We had 2 to 3 more hours to get to the summit and it had been snowing steadily for two hours. There were 2 tough sections above us; one a pitch of 55+ degrees and a 15 foot section of about 80 degrees to gain the summit itself. It seemed our fitness and pace were not being questioned, just the safety of going up into what we could not see and then coming back down again. As everyone knows the summit is only 1/2 way. Ed Viesturs says that summiting is optional, coming home is mandatory.

So for the second time in three days I turned around a few hundred feet below the summit if a 19,000 foot mountain. And for the second time in three days it was the right decision. We all agreed that going down was the right thing to do. It was only melancholy in that I felt strongly that today, given decent weather, the summit was within my reach. But it was not to be today.

Down we went with Jake leading the way. It snowed steadily until about 16,000 where it turned into more of a slushy rain. Going down the class 2 rocky section was just as un-fun as I thought it might be but not as hard as Disappointment Cleaver on Rainier.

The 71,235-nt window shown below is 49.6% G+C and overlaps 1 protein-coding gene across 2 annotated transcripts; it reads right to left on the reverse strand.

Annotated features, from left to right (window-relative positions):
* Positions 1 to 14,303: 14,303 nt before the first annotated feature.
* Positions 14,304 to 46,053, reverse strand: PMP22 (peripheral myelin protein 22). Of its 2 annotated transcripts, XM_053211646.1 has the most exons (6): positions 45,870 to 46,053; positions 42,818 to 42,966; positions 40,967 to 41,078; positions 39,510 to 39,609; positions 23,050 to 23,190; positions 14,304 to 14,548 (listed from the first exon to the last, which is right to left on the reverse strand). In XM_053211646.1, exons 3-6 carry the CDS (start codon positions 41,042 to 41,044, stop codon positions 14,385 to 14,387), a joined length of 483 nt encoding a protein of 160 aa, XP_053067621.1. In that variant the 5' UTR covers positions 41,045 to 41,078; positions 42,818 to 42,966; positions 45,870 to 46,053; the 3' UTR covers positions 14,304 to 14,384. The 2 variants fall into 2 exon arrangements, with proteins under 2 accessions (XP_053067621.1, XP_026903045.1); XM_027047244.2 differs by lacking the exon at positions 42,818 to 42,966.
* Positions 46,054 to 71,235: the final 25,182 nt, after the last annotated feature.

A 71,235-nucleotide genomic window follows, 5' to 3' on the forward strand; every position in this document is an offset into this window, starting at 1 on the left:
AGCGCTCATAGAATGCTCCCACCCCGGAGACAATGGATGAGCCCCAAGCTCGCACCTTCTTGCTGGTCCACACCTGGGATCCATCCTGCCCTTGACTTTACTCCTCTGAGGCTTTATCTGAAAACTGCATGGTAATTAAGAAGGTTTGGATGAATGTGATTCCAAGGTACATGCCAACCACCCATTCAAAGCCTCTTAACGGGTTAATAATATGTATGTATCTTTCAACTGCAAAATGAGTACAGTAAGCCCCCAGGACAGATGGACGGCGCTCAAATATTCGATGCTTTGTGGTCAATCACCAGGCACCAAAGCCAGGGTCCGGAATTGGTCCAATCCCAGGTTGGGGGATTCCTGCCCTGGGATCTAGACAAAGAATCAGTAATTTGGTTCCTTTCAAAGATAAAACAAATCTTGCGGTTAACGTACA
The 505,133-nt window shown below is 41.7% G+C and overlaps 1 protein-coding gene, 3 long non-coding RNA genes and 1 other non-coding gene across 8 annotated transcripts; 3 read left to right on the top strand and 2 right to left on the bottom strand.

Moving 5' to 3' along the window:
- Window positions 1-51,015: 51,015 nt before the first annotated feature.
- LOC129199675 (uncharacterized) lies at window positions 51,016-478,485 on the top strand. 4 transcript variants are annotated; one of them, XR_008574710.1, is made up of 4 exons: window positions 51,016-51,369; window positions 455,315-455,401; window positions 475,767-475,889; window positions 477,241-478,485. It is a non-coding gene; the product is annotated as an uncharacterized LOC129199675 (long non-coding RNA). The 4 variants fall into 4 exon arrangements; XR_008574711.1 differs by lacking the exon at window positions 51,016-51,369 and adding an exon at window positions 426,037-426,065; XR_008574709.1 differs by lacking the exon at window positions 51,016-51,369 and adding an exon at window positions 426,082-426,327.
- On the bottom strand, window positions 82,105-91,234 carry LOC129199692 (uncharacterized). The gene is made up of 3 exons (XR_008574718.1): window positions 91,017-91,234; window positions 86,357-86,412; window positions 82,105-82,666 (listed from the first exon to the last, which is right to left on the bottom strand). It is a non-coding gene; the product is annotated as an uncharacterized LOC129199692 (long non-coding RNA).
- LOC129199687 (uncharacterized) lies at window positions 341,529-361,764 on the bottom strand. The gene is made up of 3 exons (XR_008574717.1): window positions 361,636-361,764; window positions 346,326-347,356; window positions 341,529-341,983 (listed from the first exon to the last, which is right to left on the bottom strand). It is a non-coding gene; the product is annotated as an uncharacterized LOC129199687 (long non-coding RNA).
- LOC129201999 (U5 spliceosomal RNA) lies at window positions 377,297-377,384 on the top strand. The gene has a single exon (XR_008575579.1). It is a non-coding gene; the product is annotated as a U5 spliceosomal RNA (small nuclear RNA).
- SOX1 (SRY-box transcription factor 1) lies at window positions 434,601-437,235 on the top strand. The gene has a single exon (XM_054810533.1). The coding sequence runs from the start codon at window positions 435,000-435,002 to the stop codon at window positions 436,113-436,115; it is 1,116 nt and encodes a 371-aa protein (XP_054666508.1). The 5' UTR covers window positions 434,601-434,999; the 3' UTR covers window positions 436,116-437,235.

Back at the hut Gerry and Jaime were outside waiting for us and had hot water for tea inside. I was tired and only mildly disappointed. In fact I was quite satisfied. In the last three days I'd touched 19,100 and 18,200 and I still felt pretty damn good.

We went up and packed our gear and loaded the Land Cruiser. But it was raining pretty good outside and we had a 1/2 hour walk to get to the van. Jaime told us he could fit three people in the SUV with him and 3 had to walk. Jake and Dave quickly volunteered to walk and so did Gerry. Cool - Jim, Kurtiss and I would ride.

At the van we loaded climbers and gear and headed back to Quito. Tired but pretty satisfied. It was again a long bumpy ride. I texted Mandi that we were off the mountain, safe and headed back to the hotel in Quito. She wrote back that she was glad I was safe...